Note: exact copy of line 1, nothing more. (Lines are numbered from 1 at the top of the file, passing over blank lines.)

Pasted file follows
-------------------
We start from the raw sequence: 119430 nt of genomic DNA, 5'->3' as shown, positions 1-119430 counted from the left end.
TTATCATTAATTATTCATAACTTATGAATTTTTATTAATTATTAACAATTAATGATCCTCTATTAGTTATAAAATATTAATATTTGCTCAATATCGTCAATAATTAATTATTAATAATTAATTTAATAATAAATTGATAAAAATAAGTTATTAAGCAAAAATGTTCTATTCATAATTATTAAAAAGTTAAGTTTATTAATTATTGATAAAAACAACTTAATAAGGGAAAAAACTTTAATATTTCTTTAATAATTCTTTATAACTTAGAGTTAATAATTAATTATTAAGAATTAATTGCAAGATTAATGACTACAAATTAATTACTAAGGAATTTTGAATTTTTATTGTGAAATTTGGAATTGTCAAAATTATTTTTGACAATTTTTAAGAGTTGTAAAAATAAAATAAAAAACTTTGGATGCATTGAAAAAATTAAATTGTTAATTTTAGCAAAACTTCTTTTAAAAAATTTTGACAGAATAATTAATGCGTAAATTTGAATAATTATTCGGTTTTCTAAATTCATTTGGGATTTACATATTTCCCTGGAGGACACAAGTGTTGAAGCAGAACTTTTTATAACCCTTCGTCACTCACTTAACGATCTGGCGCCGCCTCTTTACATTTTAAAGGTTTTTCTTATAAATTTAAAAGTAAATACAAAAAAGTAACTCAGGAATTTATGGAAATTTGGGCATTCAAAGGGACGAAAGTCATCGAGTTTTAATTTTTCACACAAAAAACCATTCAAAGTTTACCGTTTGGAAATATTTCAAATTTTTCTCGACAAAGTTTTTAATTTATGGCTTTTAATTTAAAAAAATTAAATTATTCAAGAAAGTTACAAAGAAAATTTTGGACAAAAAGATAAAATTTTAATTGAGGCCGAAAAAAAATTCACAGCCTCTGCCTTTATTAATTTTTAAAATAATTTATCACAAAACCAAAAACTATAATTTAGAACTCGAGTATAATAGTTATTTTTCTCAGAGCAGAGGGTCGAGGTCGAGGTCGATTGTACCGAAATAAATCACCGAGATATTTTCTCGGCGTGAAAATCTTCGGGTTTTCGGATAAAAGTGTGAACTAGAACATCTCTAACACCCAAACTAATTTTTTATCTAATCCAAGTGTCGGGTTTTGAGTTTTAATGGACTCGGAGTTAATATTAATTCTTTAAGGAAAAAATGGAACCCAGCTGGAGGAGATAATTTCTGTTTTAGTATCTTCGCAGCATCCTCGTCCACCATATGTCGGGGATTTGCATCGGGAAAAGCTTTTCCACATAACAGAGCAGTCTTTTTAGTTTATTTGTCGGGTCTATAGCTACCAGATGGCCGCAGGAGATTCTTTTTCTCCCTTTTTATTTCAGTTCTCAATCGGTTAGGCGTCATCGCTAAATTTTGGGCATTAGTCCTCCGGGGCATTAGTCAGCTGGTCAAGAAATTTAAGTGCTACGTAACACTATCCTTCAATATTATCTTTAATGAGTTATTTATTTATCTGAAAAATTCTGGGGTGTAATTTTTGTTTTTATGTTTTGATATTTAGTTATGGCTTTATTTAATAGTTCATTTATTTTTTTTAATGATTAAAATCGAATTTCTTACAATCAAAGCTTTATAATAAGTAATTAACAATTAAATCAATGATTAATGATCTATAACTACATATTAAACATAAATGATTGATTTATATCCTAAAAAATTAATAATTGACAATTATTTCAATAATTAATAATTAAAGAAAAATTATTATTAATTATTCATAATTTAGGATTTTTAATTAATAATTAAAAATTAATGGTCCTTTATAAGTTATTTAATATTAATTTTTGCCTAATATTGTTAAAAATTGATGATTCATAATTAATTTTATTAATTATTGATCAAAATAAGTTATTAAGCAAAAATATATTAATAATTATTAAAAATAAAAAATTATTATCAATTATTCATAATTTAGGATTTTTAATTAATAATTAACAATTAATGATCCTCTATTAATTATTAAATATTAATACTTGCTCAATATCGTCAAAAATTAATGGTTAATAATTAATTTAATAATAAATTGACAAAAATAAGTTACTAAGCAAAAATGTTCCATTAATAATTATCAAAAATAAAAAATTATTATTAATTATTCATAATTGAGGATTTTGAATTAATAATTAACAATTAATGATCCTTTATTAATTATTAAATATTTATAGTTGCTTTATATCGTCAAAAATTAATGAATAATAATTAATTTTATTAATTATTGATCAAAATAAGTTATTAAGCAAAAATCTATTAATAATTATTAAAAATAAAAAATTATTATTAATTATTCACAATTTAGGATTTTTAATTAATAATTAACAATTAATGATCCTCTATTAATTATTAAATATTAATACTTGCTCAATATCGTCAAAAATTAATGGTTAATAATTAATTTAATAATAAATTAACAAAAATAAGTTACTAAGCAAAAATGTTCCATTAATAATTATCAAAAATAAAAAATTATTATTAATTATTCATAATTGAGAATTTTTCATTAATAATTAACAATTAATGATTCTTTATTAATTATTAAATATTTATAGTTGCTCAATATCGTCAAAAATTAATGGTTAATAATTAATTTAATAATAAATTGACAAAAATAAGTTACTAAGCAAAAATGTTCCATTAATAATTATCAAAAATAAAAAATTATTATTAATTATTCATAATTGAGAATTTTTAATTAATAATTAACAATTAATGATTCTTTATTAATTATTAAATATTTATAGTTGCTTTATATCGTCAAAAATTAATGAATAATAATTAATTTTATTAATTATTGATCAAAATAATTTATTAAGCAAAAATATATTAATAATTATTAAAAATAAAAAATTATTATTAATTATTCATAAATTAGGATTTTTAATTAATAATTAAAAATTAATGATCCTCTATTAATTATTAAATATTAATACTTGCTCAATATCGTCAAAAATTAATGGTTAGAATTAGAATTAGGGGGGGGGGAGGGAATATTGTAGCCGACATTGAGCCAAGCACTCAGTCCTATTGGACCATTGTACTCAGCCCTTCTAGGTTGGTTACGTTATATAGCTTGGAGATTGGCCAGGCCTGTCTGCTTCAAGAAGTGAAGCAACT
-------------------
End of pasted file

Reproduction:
We start from the raw sequence: 119430 nt of genomic DNA, 5'->3' as shown, positions 1-119430 counted from the left end.